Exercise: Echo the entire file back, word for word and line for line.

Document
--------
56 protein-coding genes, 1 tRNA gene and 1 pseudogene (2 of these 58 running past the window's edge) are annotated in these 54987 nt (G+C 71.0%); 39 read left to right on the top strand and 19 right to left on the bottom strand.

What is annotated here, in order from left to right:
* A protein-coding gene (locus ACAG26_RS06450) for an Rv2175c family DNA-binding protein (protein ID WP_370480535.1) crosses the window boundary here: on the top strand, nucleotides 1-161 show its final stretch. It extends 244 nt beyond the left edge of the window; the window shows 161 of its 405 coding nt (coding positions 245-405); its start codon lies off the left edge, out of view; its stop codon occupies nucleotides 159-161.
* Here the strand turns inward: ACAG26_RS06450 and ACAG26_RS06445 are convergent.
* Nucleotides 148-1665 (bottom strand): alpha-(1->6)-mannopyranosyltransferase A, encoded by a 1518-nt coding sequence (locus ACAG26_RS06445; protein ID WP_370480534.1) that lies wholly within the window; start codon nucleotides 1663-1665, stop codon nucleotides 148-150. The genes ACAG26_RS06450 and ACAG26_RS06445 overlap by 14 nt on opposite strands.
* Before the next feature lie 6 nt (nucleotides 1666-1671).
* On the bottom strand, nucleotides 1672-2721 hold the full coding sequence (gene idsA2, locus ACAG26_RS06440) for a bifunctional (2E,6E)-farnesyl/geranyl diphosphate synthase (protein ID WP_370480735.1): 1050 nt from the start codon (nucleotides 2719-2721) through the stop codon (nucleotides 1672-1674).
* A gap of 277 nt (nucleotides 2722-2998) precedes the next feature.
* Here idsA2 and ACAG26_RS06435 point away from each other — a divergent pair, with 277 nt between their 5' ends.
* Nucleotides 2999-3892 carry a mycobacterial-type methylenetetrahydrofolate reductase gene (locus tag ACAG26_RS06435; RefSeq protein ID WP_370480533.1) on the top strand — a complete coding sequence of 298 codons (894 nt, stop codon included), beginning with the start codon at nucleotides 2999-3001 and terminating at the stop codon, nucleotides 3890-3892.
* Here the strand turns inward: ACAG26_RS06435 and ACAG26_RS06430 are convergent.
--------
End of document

56 protein-coding genes, 1 tRNA gene and 1 pseudogene (2 of these 58 running past the window's edge) are annotated in these 54987 nt (G+C 71.0%); 39 read left to right on the top strand and 19 right to left on the bottom strand.

What is annotated here, in order from left to right:
* A protein-coding gene (locus ACAG26_RS06450) for an Rv2175c family DNA-binding protein (protein ID WP_370480535.1) crosses the window boundary here: on the top strand, nucleotides 1-161 show its final stretch. It extends 244 nt beyond the left edge of the window; the window shows 161 of its 405 coding nt (coding positions 245-405); its start codon lies off the left edge, out of view; its stop codon occupies nucleotides 159-161.
* Here the strand turns inward: ACAG26_RS06450 and ACAG26_RS06445 are convergent.
* Nucleotides 148-1665 (bottom strand): alpha-(1->6)-mannopyranosyltransferase A, encoded by a 1518-nt coding sequence (locus ACAG26_RS06445; protein ID WP_370480534.1) that lies wholly within the window; start codon nucleotides 1663-1665, stop codon nucleotides 148-150. The genes ACAG26_RS06450 and ACAG26_RS06445 overlap by 14 nt on opposite strands.
* Before the next feature lie 6 nt (nucleotides 1666-1671).
* On the bottom strand, nucleotides 1672-2721 hold the full coding sequence (gene idsA2, locus ACAG26_RS06440) for a bifunctional (2E,6E)-farnesyl/geranyl diphosphate synthase (protein ID WP_370480735.1): 1050 nt from the start codon (nucleotides 2719-2721) through the stop codon (nucleotides 1672-1674).
* A gap of 277 nt (nucleotides 2722-2998) precedes the next feature.
* Here idsA2 and ACAG26_RS06435 point away from each other — a divergent pair, with 277 nt between their 5' ends.
* Nucleotides 2999-3892 carry a mycobacterial-type methylenetetrahydrofolate reductase gene (locus tag ACAG26_RS06435; RefSeq protein ID WP_370480533.1) on the top strand — a complete coding sequence of 298 codons (894 nt, stop codon included), beginning with the start codon at nucleotides 2999-3001 and terminating at the stop codon, nucleotides 3890-3892.
* Here the strand turns inward: ACAG26_RS06435 and ACAG26_RS06430 are convergent.